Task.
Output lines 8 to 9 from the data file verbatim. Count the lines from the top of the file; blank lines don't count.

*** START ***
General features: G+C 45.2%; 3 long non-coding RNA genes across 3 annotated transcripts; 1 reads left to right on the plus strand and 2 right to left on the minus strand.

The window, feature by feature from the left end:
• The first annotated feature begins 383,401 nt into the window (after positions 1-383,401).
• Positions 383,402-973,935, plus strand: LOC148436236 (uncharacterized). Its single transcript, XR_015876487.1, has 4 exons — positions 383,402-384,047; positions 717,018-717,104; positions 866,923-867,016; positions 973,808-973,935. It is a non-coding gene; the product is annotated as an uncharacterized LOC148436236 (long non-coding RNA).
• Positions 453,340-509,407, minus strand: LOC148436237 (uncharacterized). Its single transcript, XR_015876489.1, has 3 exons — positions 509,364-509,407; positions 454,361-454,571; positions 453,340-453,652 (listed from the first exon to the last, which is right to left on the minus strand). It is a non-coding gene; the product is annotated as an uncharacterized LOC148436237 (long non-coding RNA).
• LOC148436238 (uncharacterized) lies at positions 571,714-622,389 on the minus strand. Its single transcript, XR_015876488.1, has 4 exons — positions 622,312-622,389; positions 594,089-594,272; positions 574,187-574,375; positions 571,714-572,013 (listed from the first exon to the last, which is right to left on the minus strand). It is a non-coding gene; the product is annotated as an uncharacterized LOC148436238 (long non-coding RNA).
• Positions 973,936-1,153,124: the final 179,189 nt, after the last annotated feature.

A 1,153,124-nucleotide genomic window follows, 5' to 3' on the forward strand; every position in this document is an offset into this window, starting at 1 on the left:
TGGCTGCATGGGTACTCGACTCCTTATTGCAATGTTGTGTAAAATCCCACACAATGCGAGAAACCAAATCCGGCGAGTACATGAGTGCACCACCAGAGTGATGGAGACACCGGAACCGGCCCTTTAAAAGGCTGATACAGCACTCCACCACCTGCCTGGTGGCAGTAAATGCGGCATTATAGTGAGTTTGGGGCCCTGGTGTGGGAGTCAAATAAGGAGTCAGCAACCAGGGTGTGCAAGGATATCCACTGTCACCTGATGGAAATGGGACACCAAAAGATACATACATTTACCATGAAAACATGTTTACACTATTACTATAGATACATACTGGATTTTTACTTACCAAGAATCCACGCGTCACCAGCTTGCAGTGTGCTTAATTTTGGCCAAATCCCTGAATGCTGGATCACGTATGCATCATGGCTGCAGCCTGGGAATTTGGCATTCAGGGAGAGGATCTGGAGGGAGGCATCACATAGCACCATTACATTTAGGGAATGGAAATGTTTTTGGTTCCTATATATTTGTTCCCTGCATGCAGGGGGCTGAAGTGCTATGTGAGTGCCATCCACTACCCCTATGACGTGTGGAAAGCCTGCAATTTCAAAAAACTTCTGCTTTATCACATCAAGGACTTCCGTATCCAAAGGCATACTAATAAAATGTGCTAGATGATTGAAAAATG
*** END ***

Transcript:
A 1,153,124-nucleotide genomic window follows, 5' to 3' on the forward strand; every position in this document is an offset into this window, starting at 1 on the left:
TGGCTGCATGGGTACTCGACTCCTTATTGCAATGTTGTGTAAAATCCCACACAATGCGAGAAACCAAATCCGGCGAGTACATGAGTGCACCACCAGAGTGATGGAGACACCGGAACCGGCCCTTTAAAAGGCTGATACAGCACTCCACCACCTGCCTGGTGGCAGTAAATGCGGCATTATAGTGAGTTTGGGGCCCTGGTGTGGGAGTCAAATAAGGAGTCAGCAACCAGGGTGTGCAAGGATATCCACTGTCACCTGATGGAAATGGGACACCAAAAGATACATACATTTACCATGAAAACATGTTTACACTATTACTATAGATACATACTGGATTTTTACTTACCAAGAATCCACGCGTCACCAGCTTGCAGTGTGCTTAATTTTGGCCAAATCCCTGAATGCTGGATCACGTATGCATCATGGCTGCAGCCTGGGAATTTGGCATTCAGGGAGAGGATCTGGAGGGAGGCATCACATAGCACCATTACATTTAGGGAATGGAAATGTTTTTGGTTCCTATATATTTGTTCCCTGCATGCAGGGGGCTGAAGTGCTATGTGAGTGCCATCCACTACCCCTATGACGTGTGGAAAGCCTGCAATTTCAAAAAACTTCTGCTTTATCACATCAAGGACTTCCGTATCCAAAGGCATACTAATAAAATGTGCTAGATGATTGAAAAATG